Now that the Big Game is over, it's time to turn our attention briefly away from the gridiron and back to the hardwood as A Sea of Blue continues its series on the current Wildcat team. Last time we looked at Joe Crawford, and previous to that, Ramel Bradley. Today, we will look at our star-crossed big man, Jared Carter.
Back in mid-2004, Jared Carter was a big body but only a mid-major recruit, drawing interest from the likes of Western Kentucky, Jacksonville State, and Marshall. No big-time programs had Jared on their radar, a testament primarily to his undeveloped basketball skills. At Scott County, Jared got by primarily on his 7'2" frame, but in the summer of 2004, he played well enough to start hearing from a few mid-majors. Jared was a very late-blooming player.
Then, in October, bigger schools began calling as the 2004-05 season got underway. First Boston College, then Vanderbilt and Illinois began to express interest in the Scott County giant. Boston College emerged as the early leader for Carter's services. While Jared liked Western, he clearly was focused on bigger programs than the Hilltoppers. As midwinter of 2004 came along, Tennessee entered the mix and shortly thereafter, Tubby Smith began to express interest. Carter continued to improve at Scott County, averaging nearly a triple-double and causing a national stir. Carter recieved an offer from Kentucky in February, but at that point, Georgia Tech, Cincinnati, North Carolina and Kansas started contacting Jared about his services. At the time, Carter was averaging 15 points, 9 rebounds and 8 blocks at Scott County. When North Carolina offered Carter a scholarship a few days later, the heated recruiting battle for his services had officially begun.
In March, it was all over. Jared Carter verbaled to Kentucky as a member of perhaps the weakest recruiting class Kentucky had ever signed.
In 2005-06, Jared showed some promise early by being aggressive in the paint and demonstrating many of the skills he had developed in his last year at Scott County. But Jared was limited by his slow footwork and inability to defend the faster and stronger SEC centers. Carter averaged only 5 minutes per game on that team, and contributed little.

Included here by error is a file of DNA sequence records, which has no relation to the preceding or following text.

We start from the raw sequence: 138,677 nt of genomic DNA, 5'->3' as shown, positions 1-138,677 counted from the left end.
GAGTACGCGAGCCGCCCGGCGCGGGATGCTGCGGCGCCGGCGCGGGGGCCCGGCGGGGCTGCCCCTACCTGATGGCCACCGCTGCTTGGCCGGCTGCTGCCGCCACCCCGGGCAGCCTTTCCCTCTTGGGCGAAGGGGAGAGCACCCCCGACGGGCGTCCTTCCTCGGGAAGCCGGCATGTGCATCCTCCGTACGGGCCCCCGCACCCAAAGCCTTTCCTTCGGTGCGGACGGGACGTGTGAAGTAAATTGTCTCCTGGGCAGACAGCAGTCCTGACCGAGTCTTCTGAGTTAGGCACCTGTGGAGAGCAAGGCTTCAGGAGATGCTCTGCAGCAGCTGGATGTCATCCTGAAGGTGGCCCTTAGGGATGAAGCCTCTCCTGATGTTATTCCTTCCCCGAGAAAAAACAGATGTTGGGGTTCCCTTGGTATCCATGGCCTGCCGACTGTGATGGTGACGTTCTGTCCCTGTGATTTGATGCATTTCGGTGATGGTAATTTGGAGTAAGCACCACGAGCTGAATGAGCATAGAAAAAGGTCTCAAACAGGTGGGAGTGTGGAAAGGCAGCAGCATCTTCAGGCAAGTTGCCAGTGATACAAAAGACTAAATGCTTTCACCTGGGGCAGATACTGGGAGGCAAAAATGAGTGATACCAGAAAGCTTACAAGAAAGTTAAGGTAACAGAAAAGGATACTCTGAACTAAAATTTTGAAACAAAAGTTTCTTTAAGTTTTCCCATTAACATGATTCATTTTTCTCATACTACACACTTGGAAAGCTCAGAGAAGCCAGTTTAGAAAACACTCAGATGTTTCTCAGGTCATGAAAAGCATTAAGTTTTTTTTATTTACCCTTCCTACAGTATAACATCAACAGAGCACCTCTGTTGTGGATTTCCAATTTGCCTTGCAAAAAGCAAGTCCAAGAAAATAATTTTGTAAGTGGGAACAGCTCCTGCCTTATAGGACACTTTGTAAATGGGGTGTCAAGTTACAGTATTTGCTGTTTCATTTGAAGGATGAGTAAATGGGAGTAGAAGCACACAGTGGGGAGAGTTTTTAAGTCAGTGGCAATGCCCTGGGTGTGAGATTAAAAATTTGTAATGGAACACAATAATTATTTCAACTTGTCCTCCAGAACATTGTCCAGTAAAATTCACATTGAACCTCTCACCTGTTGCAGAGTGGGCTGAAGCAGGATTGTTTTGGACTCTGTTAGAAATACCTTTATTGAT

The present has largely been a nullity for Jared, basketball-wise. In October of the 2006-07 season, he dislocated his right shoulder in practice and was held out until the Wildcat's sixth game of the year. Jared appeared in three games in 2006 before re-injuring his shoulder in practice. Jared had reconstructive surgery on his right shoulder and sat out the rest of the year, with the intention to apply for a medical redshirt at the most advantageous time.
The injury bug simply wouldn't leave Carter alone. In June, Carter dislocated the shoulder again, forcing yet another surgery. He is currently recovering from that operation as the 2007-08 season approaches.
The future is very murky for Jared Carter. Because of the many injuries he has now suffered to his shoulder, there is concern among many in the know that he may never play significant minutes in a Wildcat uniform, and that his basketball career at Kentucky and elsewhere may be over. This would be a tragic outcome for the Scott County big man, who many believed would grow into a solid center with seasoning.
At a time when Kentucky really needs a big presence in the paint, a completely healthy Jared Carter would really help the Wildcats. Even if Carter would be expected to do little scoring, he could provide a shotblocking and rebounding presence that Kentucky could really use, and would enhance our chances for a successful season in 2007-08.
There has been little news out of UK about Carter's rehabilitation, but word on the street is that he is recovering nicely and is shooting around. He has reportedly put on some weight, now checking in at a robust 270#, although little is likely to be the type of lean muscle mass Jared needs. Still, we have to hope that Jared will completely recover and be able to compete for the Cats this year. If so, I think he will help us, although in a fairly limited fashion. With some significant playing time and hopefully injury-free, Carter may yet develop into a serviceable SEC center.
We'll have to wait, and hope.